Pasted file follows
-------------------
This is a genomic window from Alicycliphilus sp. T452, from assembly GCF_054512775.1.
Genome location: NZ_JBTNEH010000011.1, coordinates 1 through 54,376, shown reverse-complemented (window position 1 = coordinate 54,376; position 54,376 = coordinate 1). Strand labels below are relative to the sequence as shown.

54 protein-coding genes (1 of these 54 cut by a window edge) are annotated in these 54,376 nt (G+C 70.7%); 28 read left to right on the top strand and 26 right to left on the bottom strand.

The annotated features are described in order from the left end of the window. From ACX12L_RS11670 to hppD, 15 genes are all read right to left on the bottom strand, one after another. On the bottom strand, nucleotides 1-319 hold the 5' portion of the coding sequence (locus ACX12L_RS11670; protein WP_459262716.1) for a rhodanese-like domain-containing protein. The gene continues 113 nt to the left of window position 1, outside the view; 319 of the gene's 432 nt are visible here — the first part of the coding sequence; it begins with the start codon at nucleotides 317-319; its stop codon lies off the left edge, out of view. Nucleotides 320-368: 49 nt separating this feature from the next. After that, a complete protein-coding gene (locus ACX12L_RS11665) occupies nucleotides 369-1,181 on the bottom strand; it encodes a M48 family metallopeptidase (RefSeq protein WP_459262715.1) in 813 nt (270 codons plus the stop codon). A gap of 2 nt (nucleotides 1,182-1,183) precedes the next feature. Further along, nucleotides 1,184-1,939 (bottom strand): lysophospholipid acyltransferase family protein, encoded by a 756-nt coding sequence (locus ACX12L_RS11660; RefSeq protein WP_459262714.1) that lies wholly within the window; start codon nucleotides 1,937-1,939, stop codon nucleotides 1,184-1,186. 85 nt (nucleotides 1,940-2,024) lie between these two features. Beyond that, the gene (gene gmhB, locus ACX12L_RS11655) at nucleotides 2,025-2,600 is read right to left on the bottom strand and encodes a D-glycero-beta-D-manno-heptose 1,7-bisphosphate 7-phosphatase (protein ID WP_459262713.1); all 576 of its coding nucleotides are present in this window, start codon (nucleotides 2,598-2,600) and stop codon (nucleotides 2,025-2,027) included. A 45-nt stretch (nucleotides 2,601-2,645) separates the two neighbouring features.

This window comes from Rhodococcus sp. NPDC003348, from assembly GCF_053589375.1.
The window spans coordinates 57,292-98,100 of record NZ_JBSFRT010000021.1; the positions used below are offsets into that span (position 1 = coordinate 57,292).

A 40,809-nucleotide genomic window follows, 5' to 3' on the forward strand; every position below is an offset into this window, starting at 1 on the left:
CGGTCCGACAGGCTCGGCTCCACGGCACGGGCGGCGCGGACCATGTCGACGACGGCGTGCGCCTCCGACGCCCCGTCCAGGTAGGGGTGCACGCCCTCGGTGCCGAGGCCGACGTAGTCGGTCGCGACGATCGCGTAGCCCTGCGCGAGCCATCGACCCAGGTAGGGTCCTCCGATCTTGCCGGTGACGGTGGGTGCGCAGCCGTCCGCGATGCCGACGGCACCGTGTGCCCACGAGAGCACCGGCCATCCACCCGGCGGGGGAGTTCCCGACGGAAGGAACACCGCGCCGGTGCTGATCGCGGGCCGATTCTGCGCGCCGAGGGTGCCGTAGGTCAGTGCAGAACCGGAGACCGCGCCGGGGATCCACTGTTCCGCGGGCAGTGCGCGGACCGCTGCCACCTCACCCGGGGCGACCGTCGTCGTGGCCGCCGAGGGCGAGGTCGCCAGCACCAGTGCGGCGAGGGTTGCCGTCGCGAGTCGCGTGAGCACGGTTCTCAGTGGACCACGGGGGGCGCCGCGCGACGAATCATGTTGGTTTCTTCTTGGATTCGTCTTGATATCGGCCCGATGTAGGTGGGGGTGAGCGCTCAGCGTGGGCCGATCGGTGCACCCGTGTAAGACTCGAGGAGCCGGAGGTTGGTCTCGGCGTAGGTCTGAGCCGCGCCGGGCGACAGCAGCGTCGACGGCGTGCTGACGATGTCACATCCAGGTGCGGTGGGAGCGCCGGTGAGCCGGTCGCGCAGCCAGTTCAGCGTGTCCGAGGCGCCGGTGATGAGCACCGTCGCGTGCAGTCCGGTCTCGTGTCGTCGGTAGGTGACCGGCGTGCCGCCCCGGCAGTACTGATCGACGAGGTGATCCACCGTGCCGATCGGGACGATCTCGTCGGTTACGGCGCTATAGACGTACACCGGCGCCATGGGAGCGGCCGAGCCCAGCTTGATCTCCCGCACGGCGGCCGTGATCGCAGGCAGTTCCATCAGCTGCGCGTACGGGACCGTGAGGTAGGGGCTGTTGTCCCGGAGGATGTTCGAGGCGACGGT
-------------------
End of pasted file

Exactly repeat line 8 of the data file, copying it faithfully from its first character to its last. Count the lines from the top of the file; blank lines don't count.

CGGTCCGACAGGCTCGGCTCCACGGCACGGGCGGCGCGGACCATGTCGACGACGGCGTGCGCCTCCGACGCCCCGTCCAGGTAGGGGTGCACGCCCTCGGTGCCGAGGCCGACGTAGTCGGTCGCGACGATCGCGTAGCCCTGCGCGAGCCATCGACCCAGGTAGGGTCCTCCGATCTTGCCGGTGACGGTGGGTGCGCAGCCGTCCGCGATGCCGACGGCACCGTGTGCCCACGAGAGCACCGGCCATCCACCCGGCGGGGGAGTTCCCGACGGAAGGAACACCGCGCCGGTGCTGATCGCGGGCCGATTCTGCGCGCCGAGGGTGCCGTAGGTCAGTGCAGAACCGGAGACCGCGCCGGGGATCCACTGTTCCGCGGGCAGTGCGCGGACCGCTGCCACCTCACCCGGGGCGACCGTCGTCGTGGCCGCCGAGGGCGAGGTCGCCAGCACCAGTGCGGCGAGGGTTGCCGTCGCGAGTCGCGTGAGCACGGTTCTCAGTGGACCACGGGGGGCGCCGCGCGACGAATCATGTTGGTTTCTTCTTGGATTCGTCTTGATATCGGCCCGATGTAGGTGGGGGTGAGCGCTCAGCGTGGGCCGATCGGTGCACCCGTGTAAGACTCGAGGAGCCGGAGGTTGGTCTCGGCGTAGGTCTGAGCCGCGCCGGGCGACAGCAGCGTCGACGGCGTGCTGACGATGTCACATCCAGGTGCGGTGGGAGCGCCGGTGAGCCGGTCGCGCAGCCAGTTCAGCGTGTCCGAGGCGCCGGTGATGAGCACCGTCGCGTGCAGTCCGGTCTCGTGTCGTCGGTAGGTGACCGGCGTGCCGCCCCGGCAGTACTGATCGACGAGGTGATCCACCGTGCCGATCGGGACGATCTCGTCGGTTACGGCGCTATAGACGTACACCGGCGCCATGGGAGCGGCCGAGCCCAGCTTGATCTCCCGCACGGCGGCCGTGATCGCAGGCAGTTCCATCAGCTGCGCGTACGGGACCGTGAGGTAGGGGCTGTTGTCCCGGAGGATGTTCGAGGCGACGGT